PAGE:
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« Trivia Tidbit Of The Day: Part 355 -- Best & Worst States For Taxes. | WILLisms.com | Trivia Tidbit Of The Day: Part 356 -- State Tax Revenues Are Up. »

Twilight Zone Economics.


Forty-six years ago, almost to the day, an episode of The Twilight Zone, "The Man in the Bottle," aired on television. This past week, it aired again on the SciFi network and was captured by my TiVo.

The episode is a basic "genie in a bottle" premise, where an indebted pawnbroker-- out of pity-- buys a worthless wine bottle from a desperate old lady for a dollar, then discovers a wish-granting genie within. Somewhat predictably, the wishes make him worse rather than better off, and he ends up having to use his fourth and final wish to make it all go back to normal.

The second wish was a wish for a million dollars. Cash. On the floor of the shop.


The pawnbroker then eagerly gives away nearly 60,000 dollars to individuals, one after another, including neighbors, a priest, friends, and such, before planning to travel extensively with his wife.

Suddenly, an IRS agent enters his shop, calculates the tax burden on the million dollars, and bursts the pawnbroker's gleeful bubble. The tax bill was somewhere around $910,000, plus 30 thousand more for state and local taxes.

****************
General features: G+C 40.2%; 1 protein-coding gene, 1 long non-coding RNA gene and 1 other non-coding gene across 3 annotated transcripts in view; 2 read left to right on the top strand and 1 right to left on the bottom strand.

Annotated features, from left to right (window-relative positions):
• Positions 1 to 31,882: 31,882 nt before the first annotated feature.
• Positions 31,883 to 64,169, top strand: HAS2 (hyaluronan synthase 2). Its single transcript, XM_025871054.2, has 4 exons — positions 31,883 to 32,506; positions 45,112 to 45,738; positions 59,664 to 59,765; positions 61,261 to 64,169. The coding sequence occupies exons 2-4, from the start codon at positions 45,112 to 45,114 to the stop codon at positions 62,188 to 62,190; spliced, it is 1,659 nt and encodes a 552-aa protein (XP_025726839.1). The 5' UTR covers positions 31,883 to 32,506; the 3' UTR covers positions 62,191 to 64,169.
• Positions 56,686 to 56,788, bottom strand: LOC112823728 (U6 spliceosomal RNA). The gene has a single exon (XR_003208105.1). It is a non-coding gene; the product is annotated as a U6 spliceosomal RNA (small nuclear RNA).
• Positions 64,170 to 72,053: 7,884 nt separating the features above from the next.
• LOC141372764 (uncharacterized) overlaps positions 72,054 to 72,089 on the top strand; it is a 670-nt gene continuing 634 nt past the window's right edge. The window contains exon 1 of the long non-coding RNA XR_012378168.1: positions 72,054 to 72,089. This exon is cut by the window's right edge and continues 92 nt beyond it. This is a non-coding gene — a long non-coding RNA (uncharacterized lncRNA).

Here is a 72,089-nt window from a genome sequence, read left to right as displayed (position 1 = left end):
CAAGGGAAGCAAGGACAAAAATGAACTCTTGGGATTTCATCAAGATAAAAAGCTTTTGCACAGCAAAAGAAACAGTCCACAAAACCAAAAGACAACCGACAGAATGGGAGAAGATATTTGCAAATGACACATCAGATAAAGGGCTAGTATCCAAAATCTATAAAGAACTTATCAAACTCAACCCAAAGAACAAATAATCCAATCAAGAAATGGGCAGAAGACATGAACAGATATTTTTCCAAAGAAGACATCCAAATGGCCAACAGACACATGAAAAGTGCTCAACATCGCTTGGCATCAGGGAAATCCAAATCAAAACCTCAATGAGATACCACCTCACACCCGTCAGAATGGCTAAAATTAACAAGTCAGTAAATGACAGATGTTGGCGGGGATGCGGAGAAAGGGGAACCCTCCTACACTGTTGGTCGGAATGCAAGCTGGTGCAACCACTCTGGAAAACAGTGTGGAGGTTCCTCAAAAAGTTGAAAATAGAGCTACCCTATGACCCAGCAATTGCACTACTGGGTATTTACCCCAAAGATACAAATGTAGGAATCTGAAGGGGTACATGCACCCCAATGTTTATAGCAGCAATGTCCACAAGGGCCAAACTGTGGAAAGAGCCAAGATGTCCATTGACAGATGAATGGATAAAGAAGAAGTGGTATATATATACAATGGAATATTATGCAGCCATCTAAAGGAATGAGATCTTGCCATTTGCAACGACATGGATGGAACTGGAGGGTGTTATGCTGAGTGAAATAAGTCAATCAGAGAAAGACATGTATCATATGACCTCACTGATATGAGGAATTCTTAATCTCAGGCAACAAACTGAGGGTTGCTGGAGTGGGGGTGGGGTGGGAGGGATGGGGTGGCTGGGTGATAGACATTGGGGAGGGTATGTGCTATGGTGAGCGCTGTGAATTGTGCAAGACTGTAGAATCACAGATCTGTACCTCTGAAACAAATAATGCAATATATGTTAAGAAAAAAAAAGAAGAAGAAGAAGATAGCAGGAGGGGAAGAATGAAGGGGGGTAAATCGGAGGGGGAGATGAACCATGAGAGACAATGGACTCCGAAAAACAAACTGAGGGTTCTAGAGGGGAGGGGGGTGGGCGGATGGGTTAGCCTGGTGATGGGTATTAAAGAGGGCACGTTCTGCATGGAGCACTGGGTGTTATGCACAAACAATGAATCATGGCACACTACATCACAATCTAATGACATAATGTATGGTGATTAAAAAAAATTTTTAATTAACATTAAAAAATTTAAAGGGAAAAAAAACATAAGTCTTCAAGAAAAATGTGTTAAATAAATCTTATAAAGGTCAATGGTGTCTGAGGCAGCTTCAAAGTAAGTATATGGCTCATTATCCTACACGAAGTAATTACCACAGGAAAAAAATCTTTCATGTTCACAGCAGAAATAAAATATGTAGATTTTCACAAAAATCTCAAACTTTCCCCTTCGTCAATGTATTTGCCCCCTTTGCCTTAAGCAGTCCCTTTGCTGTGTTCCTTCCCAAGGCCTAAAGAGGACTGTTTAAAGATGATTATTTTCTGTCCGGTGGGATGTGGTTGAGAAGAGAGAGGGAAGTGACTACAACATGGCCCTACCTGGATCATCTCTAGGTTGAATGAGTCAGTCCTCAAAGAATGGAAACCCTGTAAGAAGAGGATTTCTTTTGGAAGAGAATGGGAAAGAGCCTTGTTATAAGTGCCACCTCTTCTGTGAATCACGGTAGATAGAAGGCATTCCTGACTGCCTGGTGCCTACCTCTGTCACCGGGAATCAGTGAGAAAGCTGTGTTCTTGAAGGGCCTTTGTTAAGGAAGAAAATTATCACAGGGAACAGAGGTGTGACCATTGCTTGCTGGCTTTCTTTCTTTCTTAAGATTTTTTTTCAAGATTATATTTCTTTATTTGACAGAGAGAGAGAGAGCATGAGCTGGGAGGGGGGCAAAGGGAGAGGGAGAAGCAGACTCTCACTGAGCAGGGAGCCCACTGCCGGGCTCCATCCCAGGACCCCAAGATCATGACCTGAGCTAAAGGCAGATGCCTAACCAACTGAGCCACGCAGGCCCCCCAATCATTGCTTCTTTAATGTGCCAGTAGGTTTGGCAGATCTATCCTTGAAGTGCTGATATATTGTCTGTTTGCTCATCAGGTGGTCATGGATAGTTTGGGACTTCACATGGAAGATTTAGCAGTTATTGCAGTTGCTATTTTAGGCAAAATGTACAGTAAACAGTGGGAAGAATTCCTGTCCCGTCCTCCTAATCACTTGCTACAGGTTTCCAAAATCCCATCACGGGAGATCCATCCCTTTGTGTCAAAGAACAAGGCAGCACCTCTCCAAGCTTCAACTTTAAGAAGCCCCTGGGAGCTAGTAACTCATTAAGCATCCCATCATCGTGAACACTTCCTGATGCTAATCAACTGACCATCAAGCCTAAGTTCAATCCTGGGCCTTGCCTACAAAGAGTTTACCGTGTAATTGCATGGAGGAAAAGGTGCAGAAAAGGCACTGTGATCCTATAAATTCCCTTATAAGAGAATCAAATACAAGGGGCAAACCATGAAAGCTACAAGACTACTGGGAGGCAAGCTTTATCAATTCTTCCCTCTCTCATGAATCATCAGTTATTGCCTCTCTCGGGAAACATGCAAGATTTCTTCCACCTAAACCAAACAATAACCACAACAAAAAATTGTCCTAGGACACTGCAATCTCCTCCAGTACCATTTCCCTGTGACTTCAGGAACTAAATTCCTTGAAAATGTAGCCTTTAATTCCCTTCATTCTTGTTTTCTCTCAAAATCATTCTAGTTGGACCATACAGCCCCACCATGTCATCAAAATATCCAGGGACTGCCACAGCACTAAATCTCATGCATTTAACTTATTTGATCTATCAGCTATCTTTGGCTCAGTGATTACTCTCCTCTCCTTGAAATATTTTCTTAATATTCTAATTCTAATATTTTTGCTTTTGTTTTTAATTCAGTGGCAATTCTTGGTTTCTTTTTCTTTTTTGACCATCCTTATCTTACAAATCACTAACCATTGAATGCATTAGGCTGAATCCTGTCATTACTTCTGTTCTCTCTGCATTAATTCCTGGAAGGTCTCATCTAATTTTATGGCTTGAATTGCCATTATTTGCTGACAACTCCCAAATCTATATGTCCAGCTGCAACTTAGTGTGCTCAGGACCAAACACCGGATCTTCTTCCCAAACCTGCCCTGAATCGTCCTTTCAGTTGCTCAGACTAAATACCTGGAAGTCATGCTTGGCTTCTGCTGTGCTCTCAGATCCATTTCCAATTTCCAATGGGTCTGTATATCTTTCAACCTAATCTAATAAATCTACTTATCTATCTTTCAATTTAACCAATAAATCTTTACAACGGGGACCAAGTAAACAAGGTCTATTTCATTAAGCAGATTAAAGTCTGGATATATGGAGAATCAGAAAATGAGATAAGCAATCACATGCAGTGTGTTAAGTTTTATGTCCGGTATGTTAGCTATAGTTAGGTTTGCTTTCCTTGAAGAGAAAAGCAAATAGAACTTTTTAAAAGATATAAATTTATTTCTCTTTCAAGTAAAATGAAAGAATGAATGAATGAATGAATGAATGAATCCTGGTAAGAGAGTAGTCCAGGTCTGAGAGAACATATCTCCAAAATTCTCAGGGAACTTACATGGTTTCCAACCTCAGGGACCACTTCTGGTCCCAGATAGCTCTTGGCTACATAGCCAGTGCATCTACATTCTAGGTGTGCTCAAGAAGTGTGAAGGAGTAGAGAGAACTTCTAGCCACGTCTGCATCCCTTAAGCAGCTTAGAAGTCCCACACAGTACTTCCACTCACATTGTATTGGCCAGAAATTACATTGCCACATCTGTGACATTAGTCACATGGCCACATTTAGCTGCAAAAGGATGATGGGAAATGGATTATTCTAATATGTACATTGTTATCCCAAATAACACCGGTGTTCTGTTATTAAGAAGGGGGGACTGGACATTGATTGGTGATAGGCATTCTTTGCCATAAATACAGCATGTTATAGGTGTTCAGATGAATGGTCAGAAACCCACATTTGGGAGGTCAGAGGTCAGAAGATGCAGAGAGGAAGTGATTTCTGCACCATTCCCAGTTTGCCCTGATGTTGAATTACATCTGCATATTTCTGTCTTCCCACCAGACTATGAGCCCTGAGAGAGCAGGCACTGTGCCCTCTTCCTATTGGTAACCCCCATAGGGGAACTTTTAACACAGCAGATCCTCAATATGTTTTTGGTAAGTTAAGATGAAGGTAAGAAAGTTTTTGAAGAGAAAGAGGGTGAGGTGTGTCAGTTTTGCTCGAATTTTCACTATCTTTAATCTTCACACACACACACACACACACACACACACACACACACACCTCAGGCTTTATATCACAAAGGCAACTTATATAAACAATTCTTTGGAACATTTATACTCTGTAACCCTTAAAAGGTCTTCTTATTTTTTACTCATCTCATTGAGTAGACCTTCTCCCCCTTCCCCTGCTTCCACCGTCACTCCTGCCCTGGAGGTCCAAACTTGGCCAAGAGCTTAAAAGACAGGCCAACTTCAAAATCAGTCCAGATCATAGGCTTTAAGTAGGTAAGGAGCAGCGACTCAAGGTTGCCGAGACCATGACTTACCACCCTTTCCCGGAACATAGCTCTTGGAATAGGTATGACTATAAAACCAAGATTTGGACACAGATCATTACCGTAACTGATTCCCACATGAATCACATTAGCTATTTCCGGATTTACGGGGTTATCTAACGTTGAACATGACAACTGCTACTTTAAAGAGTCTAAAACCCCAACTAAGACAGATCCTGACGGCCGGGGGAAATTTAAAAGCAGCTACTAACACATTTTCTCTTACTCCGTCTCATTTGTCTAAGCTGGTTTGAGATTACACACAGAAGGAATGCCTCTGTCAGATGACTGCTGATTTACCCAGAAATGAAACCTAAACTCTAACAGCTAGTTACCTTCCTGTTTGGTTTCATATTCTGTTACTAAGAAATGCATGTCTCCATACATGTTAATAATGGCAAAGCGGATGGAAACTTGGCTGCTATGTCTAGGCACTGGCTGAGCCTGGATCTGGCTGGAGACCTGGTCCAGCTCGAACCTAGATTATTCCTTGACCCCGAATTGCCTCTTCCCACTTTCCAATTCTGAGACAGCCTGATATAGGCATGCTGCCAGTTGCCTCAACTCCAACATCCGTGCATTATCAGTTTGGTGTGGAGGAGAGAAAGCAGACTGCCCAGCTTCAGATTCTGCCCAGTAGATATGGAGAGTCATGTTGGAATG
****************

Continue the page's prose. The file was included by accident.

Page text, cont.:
The pawnbroker counts his remaining cash. Having already given away tens of thousands, the remaining money is barely enough to cover the $940K tax bill, with just five dollars left over.

This episode aired in early October of 1960, just under a month before John Fitzgerald Kennedy-- a Democrat, no less-- was elected.

Shortly after taking office, JFK cut the top marginal tax rate down from more than 90% to 70%. On cutting taxes, Kennedy noted:

Our true choice is not between tax reduction, on the one hand, and the avoidance of large Federal deficits on the other. It is increasingly clear that no matter what party is in power, so long as our national security needs keep rising, an economy hampered by restrictive tax rates will never produce enough revenues to balance our budget just as it will never produce enough jobs or enough profits… In short, it is a paradoxical truth that tax rates are too high today and tax revenues are too low and the soundest way to raise the revenues in the long run is to cut the rates now.

Jack Kennedy cut taxes, and tax revenues did not fall. Oh, no. The economy flourished and tax revenues climbed 62% over the course of the following seven years, from $94 billion to $153 billion.